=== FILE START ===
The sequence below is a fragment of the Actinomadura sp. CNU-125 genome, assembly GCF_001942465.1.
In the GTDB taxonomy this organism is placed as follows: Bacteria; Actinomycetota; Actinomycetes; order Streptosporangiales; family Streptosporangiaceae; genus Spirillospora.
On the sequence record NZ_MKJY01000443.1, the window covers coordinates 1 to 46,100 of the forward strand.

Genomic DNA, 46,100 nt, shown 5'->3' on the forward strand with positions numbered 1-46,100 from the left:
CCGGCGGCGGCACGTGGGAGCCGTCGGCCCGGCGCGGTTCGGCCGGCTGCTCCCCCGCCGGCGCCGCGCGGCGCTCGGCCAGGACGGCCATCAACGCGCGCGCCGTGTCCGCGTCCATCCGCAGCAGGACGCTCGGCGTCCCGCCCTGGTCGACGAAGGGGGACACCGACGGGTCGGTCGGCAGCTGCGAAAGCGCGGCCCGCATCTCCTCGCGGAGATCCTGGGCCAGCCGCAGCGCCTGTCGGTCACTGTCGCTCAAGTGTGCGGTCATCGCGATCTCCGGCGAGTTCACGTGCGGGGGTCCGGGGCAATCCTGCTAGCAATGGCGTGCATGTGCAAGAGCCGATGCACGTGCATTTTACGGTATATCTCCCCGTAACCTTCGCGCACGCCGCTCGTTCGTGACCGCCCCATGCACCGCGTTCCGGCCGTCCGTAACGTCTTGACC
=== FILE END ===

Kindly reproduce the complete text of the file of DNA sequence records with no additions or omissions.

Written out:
The sequence below is a fragment of the Actinomadura sp. CNU-125 genome, assembly GCF_001942465.1.
In the GTDB taxonomy this organism is placed as follows: Bacteria; Actinomycetota; Actinomycetes; order Streptosporangiales; family Streptosporangiaceae; genus Spirillospora.
On the sequence record NZ_MKJY01000443.1, the window covers coordinates 1 to 46,100 of the forward strand.

Genomic DNA, 46,100 nt, shown 5'->3' on the forward strand with positions numbered 1-46,100 from the left:
CCGGCGGCGGCACGTGGGAGCCGTCGGCCCGGCGCGGTTCGGCCGGCTGCTCCCCCGCCGGCGCCGCGCGGCGCTCGGCCAGGACGGCCATCAACGCGCGCGCCGTGTCCGCGTCCATCCGCAGCAGGACGCTCGGCGTCCCGCCCTGGTCGACGAAGGGGGACACCGACGGGTCGGTCGGCAGCTGCGAAAGCGCGGCCCGCATCTCCTCGCGGAGATCCTGGGCCAGCCGCAGCGCCTGTCGGTCACTGTCGCTCAAGTGTGCGGTCATCGCGATCTCCGGCGAGTTCACGTGCGGGGGTCCGGGGCAATCCTGCTAGCAATGGCGTGCATGTGCAAGAGCCGATGCACGTGCATTTTACGGTATATCTCCCCGTAACCTTCGCGCACGCCGCTCGTTCGTGACCGCCCCATGCACCGCGTTCCGGCCGTCCGTAACGTCTTGACC